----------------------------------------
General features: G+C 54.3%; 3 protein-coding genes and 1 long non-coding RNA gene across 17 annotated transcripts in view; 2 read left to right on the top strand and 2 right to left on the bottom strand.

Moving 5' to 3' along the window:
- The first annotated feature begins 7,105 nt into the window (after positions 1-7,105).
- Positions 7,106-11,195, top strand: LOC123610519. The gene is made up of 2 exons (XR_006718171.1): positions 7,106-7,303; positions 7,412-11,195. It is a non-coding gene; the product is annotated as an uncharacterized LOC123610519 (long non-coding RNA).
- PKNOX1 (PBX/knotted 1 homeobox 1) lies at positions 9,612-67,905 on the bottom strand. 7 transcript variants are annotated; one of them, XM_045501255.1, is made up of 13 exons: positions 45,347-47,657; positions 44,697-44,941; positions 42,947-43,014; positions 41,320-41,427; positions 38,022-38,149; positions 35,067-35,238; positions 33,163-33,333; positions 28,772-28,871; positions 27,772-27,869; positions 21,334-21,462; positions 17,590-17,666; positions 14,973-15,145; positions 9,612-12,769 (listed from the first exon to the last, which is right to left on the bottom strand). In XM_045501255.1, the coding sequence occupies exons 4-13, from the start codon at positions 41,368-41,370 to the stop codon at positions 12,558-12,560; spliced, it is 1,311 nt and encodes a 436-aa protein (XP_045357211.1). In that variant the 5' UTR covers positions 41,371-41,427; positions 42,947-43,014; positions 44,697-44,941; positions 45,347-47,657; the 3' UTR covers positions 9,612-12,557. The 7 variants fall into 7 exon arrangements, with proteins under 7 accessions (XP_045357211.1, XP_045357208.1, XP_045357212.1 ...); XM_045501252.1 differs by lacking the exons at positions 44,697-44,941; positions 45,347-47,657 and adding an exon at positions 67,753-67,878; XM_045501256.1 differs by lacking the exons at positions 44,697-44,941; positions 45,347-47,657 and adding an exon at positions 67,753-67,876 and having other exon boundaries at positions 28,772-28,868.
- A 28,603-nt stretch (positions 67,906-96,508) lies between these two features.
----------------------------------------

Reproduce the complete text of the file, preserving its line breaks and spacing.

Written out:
General features: G+C 54.3%; 3 protein-coding genes and 1 long non-coding RNA gene across 17 annotated transcripts in view; 2 read left to right on the top strand and 2 right to left on the bottom strand.

Moving 5' to 3' along the window:
- The first annotated feature begins 7,105 nt into the window (after positions 1-7,105).
- Positions 7,106-11,195, top strand: LOC123610519. The gene is made up of 2 exons (XR_006718171.1): positions 7,106-7,303; positions 7,412-11,195. It is a non-coding gene; the product is annotated as an uncharacterized LOC123610519 (long non-coding RNA).
- PKNOX1 (PBX/knotted 1 homeobox 1) lies at positions 9,612-67,905 on the bottom strand. 7 transcript variants are annotated; one of them, XM_045501255.1, is made up of 13 exons: positions 45,347-47,657; positions 44,697-44,941; positions 42,947-43,014; positions 41,320-41,427; positions 38,022-38,149; positions 35,067-35,238; positions 33,163-33,333; positions 28,772-28,871; positions 27,772-27,869; positions 21,334-21,462; positions 17,590-17,666; positions 14,973-15,145; positions 9,612-12,769 (listed from the first exon to the last, which is right to left on the bottom strand). In XM_045501255.1, the coding sequence occupies exons 4-13, from the start codon at positions 41,368-41,370 to the stop codon at positions 12,558-12,560; spliced, it is 1,311 nt and encodes a 436-aa protein (XP_045357211.1). In that variant the 5' UTR covers positions 41,371-41,427; positions 42,947-43,014; positions 44,697-44,941; positions 45,347-47,657; the 3' UTR covers positions 9,612-12,557. The 7 variants fall into 7 exon arrangements, with proteins under 7 accessions (XP_045357211.1, XP_045357208.1, XP_045357212.1 ...); XM_045501252.1 differs by lacking the exons at positions 44,697-44,941; positions 45,347-47,657 and adding an exon at positions 67,753-67,878; XM_045501256.1 differs by lacking the exons at positions 44,697-44,941; positions 45,347-47,657 and adding an exon at positions 67,753-67,876 and having other exon boundaries at positions 28,772-28,868.
- A 28,603-nt stretch (positions 67,906-96,508) lies between these two features.